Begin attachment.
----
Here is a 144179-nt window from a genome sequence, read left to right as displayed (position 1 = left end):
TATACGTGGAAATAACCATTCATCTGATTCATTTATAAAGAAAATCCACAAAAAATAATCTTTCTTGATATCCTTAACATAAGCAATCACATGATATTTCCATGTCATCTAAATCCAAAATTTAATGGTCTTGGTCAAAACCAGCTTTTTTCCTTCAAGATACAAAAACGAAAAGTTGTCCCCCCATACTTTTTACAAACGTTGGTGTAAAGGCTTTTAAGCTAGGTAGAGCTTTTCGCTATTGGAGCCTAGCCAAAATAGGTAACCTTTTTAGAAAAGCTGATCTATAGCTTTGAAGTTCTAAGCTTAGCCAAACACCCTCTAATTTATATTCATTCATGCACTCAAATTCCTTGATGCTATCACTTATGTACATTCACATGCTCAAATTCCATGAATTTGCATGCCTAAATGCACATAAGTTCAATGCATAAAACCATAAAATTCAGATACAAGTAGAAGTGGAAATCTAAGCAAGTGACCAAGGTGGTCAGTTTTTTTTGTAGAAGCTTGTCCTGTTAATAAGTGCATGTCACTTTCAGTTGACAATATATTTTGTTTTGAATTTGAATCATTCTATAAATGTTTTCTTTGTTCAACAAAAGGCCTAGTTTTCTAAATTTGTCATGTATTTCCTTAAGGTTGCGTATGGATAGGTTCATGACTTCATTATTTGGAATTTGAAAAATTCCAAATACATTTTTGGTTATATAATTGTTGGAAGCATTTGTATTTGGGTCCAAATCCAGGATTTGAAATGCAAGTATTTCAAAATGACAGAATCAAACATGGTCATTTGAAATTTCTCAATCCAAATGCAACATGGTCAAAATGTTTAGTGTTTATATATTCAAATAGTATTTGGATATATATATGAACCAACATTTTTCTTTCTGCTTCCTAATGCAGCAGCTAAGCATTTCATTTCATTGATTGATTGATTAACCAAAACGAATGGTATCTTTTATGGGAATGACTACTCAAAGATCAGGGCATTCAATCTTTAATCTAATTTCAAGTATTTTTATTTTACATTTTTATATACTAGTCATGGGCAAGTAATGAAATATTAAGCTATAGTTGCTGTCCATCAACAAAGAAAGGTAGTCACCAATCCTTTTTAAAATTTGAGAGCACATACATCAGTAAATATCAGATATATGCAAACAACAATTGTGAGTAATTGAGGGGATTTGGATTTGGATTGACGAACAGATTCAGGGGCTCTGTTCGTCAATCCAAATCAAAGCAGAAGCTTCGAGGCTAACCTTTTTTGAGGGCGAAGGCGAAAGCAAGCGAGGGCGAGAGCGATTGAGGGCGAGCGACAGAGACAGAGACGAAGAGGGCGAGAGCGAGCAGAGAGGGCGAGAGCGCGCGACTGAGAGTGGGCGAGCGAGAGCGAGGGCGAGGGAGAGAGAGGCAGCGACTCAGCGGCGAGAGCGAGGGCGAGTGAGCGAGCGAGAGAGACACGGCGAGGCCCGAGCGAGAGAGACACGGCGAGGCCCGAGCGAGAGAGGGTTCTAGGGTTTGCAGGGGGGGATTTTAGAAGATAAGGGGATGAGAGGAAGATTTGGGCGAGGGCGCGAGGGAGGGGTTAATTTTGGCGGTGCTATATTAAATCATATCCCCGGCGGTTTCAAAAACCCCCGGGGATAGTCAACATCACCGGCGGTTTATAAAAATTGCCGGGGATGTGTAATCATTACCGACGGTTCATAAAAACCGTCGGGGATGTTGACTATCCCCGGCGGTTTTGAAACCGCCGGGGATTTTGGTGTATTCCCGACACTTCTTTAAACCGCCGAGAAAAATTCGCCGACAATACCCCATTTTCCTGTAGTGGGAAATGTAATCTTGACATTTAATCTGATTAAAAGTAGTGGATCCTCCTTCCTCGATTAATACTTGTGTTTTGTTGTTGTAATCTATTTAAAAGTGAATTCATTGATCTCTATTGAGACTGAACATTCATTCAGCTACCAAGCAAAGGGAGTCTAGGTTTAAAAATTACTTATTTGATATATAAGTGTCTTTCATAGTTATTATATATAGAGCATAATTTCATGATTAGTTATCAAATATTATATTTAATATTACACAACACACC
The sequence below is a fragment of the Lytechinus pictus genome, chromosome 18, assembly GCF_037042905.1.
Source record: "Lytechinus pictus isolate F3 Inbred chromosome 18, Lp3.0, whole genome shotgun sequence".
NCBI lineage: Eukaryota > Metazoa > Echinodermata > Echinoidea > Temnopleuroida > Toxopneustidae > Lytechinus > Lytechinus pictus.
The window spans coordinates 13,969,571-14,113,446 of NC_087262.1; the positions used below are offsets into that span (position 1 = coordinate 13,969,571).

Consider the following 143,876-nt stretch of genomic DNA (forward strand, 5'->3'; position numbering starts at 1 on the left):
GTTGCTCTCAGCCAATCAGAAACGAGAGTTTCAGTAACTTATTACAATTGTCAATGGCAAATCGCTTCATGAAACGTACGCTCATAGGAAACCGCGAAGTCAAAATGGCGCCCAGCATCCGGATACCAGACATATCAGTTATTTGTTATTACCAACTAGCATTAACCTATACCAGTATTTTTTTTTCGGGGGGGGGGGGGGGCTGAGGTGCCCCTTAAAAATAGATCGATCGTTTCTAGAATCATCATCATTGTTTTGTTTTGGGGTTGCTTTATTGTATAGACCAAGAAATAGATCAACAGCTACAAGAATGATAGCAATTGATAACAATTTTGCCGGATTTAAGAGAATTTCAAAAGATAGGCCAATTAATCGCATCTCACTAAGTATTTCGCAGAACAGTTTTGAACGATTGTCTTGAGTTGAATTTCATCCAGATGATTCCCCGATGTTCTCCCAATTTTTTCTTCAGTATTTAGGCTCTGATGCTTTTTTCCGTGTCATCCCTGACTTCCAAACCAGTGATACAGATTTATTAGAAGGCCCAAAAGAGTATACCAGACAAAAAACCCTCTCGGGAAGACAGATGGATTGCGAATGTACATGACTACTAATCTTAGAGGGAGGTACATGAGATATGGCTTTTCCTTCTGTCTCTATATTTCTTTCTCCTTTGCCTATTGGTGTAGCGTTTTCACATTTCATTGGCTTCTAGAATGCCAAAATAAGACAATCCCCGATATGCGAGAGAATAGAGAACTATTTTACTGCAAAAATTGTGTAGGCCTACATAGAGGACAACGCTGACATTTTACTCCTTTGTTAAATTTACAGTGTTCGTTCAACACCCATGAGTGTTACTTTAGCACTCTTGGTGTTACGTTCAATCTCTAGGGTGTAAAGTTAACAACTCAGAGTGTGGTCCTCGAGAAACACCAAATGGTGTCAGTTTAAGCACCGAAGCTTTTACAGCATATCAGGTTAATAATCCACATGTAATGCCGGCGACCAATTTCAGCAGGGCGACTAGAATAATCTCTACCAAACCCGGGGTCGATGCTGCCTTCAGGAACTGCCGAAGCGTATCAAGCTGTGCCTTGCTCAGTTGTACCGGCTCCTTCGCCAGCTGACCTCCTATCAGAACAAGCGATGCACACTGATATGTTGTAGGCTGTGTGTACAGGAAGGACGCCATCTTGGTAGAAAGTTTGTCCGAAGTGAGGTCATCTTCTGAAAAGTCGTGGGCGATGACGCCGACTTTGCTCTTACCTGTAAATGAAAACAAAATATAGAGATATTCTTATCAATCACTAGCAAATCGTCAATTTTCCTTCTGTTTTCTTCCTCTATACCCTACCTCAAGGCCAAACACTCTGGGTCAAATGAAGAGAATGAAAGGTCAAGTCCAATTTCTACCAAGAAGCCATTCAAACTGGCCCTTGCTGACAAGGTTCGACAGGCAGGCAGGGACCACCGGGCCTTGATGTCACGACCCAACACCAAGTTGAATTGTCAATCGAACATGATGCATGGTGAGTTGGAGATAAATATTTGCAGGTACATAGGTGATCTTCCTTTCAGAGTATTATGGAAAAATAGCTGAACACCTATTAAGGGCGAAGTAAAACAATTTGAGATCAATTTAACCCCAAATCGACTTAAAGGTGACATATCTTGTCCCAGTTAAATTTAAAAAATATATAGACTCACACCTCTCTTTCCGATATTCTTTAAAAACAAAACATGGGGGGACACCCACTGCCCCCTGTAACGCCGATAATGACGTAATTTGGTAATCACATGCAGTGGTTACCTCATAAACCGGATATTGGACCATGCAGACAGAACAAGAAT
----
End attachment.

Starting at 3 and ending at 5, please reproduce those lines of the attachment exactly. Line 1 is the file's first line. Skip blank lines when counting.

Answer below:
The sequence below is a fragment of the Lytechinus pictus genome, chromosome 18, assembly GCF_037042905.1.
Source record: "Lytechinus pictus isolate F3 Inbred chromosome 18, Lp3.0, whole genome shotgun sequence".
NCBI lineage: Eukaryota > Metazoa > Echinodermata > Echinoidea > Temnopleuroida > Toxopneustidae > Lytechinus > Lytechinus pictus.